STAFF SPOTLIGHT: What’s an “ethnomusicologist” anyway?

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Meet Anne Kogan, our Programming Manager who works tirelessly to bring entertainment to the Center that appeals to all of Dallas’ communities.

How long have you worked for the Center?

A year and a half, which is also how long I’ve lived in Dallas. I came to the Center the very first day I moved here and got to see some old friends, The Quebe Sisters, play in Strauss Square. I hadn’t even started work yet, but it was so wonderful to see some of my favorite music performed in a venue I was about to get to dig into booking.

What’s your favorite show/program/series to work on at the Center and why?

I mostly work with Center Presents shows – the single-night, touring acts. I love that it’s an opportunity to put together the puzzle of artists to bring to Dallas and to the Center, what kind of new projects are out there, and how to connect with a wide range of communities through performing arts.

Speaking of connecting with a wide range of communities through performing arts, you’re an ethnomusicologist. Can you tell us what that is?

Ethnomusicology is basically studying how communities use music and how it fits into their lives- taking an anthropological approach and using music as a lens to learn about a different community. Understanding that all forms of art are valid, dancing in your kitchen or dancing on a stage – it’s not always performer and audience based. Sometimes people claim to not be artists or musicians, but they dance and sing with their families. It’s a way of engaging with art in a way that enriches your life. So that’s influenced my daily thinking and my value system.

You’ve done this in different places around the world; What does someone like you aim to do in a city like Dallas?

We start with giving people an opportunity to experience something they haven’t before, and you can learn something new about a community here just by seeing a performer. But people should participate in art, and see themselves as active participants rather than just part of an audience. I want to break down those walls. It starts with getting different people on stage, so audiences can learn about people they coexist with but don’t often interact with. People can see art from other cultures as valid, bringing a more cosmopolitan and holistic array of experiences – democratizing it and removing some of the exoticism.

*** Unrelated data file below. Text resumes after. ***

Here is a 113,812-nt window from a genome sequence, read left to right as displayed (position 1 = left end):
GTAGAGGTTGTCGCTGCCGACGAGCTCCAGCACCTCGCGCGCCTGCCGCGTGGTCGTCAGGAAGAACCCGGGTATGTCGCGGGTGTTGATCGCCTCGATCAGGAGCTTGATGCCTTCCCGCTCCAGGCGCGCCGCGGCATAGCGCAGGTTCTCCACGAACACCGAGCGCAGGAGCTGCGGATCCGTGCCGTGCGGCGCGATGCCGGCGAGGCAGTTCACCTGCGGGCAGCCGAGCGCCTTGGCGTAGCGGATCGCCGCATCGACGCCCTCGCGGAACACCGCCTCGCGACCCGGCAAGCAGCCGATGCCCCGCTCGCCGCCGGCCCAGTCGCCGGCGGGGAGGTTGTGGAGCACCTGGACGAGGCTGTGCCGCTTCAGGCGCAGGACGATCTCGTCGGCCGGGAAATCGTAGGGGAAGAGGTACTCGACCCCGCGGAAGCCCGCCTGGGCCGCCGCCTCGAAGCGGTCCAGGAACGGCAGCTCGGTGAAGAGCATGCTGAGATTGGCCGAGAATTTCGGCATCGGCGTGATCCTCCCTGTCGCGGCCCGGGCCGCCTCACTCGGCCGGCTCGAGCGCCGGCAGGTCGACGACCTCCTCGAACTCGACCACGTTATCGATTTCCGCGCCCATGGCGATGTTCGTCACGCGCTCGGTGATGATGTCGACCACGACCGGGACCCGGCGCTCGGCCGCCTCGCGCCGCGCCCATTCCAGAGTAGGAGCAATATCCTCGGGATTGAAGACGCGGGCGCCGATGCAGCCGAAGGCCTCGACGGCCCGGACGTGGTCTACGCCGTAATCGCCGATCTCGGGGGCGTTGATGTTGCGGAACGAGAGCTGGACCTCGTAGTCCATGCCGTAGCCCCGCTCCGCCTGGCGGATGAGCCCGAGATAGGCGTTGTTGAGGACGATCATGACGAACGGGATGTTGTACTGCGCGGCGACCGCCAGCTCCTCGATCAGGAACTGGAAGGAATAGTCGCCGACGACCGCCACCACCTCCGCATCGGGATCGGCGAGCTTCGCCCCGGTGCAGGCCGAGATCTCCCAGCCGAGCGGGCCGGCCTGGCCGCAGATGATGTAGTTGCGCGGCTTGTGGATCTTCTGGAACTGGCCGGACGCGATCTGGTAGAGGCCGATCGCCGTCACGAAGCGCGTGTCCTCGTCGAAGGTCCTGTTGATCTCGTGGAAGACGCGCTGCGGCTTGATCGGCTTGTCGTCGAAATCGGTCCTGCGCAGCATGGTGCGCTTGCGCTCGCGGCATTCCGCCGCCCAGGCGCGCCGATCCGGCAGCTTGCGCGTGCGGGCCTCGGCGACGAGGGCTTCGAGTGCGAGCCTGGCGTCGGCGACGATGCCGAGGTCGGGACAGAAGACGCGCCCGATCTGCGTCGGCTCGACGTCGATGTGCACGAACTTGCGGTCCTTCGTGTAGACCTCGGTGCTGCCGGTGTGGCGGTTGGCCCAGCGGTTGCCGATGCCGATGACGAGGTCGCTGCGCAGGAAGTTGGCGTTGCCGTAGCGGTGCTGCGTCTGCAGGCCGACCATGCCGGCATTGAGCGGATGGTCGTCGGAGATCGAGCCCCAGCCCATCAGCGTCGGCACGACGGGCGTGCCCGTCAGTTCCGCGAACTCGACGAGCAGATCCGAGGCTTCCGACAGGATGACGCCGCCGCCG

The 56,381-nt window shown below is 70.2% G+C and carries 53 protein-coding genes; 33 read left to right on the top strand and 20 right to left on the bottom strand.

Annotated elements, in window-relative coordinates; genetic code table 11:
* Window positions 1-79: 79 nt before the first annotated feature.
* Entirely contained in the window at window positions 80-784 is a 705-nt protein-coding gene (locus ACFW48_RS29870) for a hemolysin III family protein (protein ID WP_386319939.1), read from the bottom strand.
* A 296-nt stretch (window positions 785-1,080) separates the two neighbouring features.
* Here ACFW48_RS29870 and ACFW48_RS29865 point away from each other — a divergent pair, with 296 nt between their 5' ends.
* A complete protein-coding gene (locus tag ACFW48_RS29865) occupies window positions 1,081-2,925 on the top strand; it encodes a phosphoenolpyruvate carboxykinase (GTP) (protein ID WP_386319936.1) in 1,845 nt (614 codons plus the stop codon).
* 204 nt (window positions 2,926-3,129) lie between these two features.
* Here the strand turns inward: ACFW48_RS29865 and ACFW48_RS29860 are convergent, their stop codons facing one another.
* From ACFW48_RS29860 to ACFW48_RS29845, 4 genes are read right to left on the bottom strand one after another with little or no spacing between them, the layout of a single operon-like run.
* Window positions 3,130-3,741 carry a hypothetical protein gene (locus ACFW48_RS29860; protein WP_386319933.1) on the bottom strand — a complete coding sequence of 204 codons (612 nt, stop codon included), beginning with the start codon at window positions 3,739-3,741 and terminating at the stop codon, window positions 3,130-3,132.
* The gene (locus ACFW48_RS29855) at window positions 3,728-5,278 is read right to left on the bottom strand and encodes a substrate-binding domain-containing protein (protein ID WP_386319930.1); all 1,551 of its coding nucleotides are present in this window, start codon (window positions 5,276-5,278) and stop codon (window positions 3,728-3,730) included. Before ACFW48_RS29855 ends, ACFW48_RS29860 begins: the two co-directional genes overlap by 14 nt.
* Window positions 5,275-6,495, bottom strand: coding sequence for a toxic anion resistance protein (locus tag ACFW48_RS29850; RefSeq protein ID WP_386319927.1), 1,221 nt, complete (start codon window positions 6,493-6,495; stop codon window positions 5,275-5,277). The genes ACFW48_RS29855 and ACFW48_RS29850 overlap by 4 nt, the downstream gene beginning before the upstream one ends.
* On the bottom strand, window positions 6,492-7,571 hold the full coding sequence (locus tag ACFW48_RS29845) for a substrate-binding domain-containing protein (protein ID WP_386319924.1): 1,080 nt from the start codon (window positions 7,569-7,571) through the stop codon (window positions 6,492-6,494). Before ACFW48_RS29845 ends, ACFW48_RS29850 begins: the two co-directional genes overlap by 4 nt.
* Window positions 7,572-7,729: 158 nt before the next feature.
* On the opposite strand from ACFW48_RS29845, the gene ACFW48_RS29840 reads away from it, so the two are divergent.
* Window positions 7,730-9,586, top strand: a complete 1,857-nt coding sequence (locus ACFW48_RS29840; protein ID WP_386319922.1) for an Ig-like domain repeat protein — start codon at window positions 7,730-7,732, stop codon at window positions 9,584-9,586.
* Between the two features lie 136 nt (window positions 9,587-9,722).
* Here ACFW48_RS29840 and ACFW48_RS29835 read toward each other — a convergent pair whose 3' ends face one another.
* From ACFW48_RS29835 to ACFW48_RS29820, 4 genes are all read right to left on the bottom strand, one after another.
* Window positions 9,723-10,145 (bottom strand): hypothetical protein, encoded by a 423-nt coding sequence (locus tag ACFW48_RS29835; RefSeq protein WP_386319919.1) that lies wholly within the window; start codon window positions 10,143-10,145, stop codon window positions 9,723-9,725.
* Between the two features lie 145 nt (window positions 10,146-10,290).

Is there an upcoming show you’re most excited about?

David Byrne because I’m personally a fan. But also Bill Murray, Rita Moreno… and everything else!

We have some shows coming up that are about taking down the walls that exist between genres: Cameron Carpenter combines rock and classical, then there’s Apocalyptica… I like to see how people engage with art that has no boxes.

Who’s your favorite performing artist overall, Center-related or not?

This is a trick question for a programmer. I have too many to pick just one, so I’ll just say that I’ve seen incredible big shows from artists like Beyonce, Dolly Parton, and Anohni, and they were each so powerful. But I love artists like Big Freedia who make you dance all night, or Rhiannon Giddens, whose songs and gorgeous voice make me cry every time.

What’s your favorite venue on our campus?

I love Strauss Square – it’s such a treat to be able to see a killer show under the stars. The Winspear is gorgeous, and the Wyly is a spectacular space, but there’s just something special about being outside at Strauss.

Strauss Square

Are you involved or connected to art or the performing arts outside of your work at the Center?

I’ve always played instruments or danced outside of work. Right now I take hip hop dance classes! But I don’t perform, it’s all just for my own enjoyment.

What’s the best thing about living in Dallas?

There’s always something to do, and people here are SO nice! The arts and food scenes are so much fun to explore. I love it here!

This is Dallas, so I have to ask who your favorite sports team is.


Favorite food truck?

Anything with bahn mi!

Finish this sentence: “When I’m not at the Center, you can find me…”

In dance classes or at a concert around town. Or eating at new restaurants!

What can we expect from the Center’s programming in the future?

Short answer: you’re going to see things diversify even more, not just in terms of racial and cultural equity, but different types of art forms, different types of engagement with art. We’ll also start to see more robust seasons where we have more activity than we have before, where there’s always something happening on campus. All of our spaces are being activated in many ways and it’s exciting.

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